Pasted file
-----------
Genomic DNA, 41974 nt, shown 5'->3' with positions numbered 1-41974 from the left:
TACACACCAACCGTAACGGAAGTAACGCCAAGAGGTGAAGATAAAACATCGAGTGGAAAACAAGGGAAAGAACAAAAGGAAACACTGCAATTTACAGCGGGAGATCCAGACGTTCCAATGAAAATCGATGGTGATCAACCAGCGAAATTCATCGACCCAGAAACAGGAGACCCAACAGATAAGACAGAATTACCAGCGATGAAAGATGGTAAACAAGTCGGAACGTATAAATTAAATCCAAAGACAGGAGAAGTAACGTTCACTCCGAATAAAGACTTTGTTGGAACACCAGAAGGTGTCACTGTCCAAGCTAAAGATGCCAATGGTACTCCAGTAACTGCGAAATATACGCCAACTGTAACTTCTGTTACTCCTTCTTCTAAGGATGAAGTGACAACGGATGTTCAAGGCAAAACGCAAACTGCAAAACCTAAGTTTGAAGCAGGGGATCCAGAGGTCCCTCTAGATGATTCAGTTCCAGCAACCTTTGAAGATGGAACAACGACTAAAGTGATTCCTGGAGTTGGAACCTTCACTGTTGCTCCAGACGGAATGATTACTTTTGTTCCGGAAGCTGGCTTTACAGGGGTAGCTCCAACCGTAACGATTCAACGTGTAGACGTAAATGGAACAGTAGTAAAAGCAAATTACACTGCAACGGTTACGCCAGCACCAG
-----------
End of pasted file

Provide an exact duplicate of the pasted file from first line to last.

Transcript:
Genomic DNA, 41974 nt, shown 5'->3' with positions numbered 1-41974 from the left:
TACACACCAACCGTAACGGAAGTAACGCCAAGAGGTGAAGATAAAACATCGAGTGGAAAACAAGGGAAAGAACAAAAGGAAACACTGCAATTTACAGCGGGAGATCCAGACGTTCCAATGAAAATCGATGGTGATCAACCAGCGAAATTCATCGACCCAGAAACAGGAGACCCAACAGATAAGACAGAATTACCAGCGATGAAAGATGGTAAACAAGTCGGAACGTATAAATTAAATCCAAAGACAGGAGAAGTAACGTTCACTCCGAATAAAGACTTTGTTGGAACACCAGAAGGTGTCACTGTCCAAGCTAAAGATGCCAATGGTACTCCAGTAACTGCGAAATATACGCCAACTGTAACTTCTGTTACTCCTTCTTCTAAGGATGAAGTGACAACGGATGTTCAAGGCAAAACGCAAACTGCAAAACCTAAGTTTGAAGCAGGGGATCCAGAGGTCCCTCTAGATGATTCAGTTCCAGCAACCTTTGAAGATGGAACAACGACTAAAGTGATTCCTGGAGTTGGAACCTTCACTGTTGCTCCAGACGGAATGATTACTTTTGTTCCGGAAGCTGGCTTTACAGGGGTAGCTCCAACCGTAACGATTCAACGTGTAGACGTAAATGGAACAGTAGTAAAAGCAAATTACACTGCAACGGTTACGCCAGCACCAG